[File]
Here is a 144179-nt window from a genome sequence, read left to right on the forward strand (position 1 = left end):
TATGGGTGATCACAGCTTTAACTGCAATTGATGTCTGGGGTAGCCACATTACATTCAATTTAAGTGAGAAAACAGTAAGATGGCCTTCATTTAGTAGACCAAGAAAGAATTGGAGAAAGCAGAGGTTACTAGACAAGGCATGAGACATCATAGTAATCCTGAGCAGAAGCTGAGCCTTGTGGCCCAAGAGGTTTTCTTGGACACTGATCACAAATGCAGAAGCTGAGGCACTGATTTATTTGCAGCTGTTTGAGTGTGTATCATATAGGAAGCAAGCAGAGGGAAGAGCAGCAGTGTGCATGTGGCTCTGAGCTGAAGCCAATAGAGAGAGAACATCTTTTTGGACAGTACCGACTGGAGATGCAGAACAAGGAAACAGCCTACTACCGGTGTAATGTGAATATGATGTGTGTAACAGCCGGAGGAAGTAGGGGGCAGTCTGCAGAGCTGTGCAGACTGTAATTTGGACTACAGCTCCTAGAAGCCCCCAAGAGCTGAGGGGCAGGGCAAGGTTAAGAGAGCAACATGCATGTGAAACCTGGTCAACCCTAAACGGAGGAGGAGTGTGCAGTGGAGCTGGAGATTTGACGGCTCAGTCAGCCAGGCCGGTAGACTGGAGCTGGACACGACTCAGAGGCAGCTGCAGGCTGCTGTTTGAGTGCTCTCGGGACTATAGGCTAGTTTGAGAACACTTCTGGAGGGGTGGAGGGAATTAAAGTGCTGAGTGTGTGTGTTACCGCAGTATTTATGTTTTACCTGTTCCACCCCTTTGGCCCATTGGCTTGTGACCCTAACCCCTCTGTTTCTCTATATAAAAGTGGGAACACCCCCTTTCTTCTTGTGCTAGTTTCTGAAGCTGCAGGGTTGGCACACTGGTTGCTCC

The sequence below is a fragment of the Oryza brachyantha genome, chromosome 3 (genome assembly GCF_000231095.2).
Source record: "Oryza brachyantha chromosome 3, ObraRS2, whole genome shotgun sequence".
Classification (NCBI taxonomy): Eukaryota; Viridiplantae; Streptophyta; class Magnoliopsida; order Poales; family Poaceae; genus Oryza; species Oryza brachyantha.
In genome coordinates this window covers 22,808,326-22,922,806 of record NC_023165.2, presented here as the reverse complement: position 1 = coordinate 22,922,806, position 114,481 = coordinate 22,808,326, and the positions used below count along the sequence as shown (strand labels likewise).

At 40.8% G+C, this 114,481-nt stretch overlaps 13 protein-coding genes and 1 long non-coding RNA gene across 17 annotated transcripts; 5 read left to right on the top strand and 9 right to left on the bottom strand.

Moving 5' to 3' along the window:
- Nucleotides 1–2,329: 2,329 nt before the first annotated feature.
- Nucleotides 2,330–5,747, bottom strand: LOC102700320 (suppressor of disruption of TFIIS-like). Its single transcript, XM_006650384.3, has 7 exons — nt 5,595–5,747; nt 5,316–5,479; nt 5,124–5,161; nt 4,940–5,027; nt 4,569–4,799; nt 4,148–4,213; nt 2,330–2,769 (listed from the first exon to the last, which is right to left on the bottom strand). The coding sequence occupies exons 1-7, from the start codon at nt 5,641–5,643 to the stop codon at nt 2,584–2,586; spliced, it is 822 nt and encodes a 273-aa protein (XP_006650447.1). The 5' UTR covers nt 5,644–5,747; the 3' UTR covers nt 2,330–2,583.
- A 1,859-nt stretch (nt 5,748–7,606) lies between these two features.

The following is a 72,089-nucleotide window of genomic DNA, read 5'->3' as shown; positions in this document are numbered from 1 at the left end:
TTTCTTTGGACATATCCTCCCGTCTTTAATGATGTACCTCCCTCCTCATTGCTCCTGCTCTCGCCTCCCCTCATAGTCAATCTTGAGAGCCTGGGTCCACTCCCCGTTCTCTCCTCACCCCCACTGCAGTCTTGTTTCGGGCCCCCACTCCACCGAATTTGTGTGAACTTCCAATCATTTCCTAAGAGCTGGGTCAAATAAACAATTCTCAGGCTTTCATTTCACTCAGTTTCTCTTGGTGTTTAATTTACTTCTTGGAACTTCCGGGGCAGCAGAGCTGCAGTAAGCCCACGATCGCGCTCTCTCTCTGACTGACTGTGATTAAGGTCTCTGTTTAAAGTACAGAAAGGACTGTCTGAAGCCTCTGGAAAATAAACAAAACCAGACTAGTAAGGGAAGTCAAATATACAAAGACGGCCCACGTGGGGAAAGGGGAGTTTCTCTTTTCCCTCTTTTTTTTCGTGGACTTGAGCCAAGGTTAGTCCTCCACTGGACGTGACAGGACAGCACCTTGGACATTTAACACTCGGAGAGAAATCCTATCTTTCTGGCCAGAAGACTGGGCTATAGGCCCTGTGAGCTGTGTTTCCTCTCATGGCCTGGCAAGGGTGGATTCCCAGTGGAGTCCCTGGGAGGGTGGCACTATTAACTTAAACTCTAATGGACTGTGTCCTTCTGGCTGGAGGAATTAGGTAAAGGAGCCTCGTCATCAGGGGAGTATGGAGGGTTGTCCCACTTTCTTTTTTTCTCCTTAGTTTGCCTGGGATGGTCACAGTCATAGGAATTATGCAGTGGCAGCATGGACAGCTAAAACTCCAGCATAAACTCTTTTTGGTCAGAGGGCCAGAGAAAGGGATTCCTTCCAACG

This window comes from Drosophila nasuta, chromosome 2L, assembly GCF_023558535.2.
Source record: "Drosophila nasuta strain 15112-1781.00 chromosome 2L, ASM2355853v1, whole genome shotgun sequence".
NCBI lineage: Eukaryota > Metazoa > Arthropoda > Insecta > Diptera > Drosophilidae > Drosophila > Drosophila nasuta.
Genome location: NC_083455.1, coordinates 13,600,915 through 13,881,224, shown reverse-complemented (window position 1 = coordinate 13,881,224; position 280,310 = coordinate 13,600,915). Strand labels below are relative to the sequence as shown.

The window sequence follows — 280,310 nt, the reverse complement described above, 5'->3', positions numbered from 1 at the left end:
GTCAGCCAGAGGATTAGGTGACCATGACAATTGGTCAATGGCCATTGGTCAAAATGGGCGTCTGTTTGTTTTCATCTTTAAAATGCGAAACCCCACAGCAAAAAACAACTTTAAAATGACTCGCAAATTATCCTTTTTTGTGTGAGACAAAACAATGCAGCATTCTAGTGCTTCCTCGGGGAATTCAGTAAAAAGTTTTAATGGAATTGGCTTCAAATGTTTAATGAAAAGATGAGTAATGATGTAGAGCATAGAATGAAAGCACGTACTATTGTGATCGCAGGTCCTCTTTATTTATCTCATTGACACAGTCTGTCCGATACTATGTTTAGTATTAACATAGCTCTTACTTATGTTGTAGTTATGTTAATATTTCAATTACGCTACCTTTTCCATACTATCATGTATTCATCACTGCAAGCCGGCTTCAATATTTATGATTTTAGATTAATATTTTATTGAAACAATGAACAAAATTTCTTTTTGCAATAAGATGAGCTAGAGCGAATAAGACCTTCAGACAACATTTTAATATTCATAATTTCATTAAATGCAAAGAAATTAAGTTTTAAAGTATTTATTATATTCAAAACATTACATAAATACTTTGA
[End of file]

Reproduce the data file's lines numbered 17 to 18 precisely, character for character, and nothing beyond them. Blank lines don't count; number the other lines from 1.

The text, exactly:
Genome location: NC_083455.1, coordinates 13,600,915 through 13,881,224, shown reverse-complemented (window position 1 = coordinate 13,881,224; position 280,310 = coordinate 13,600,915). Strand labels below are relative to the sequence as shown.

The window sequence follows — 280,310 nt, the reverse complement described above, 5'->3', positions numbered from 1 at the left end: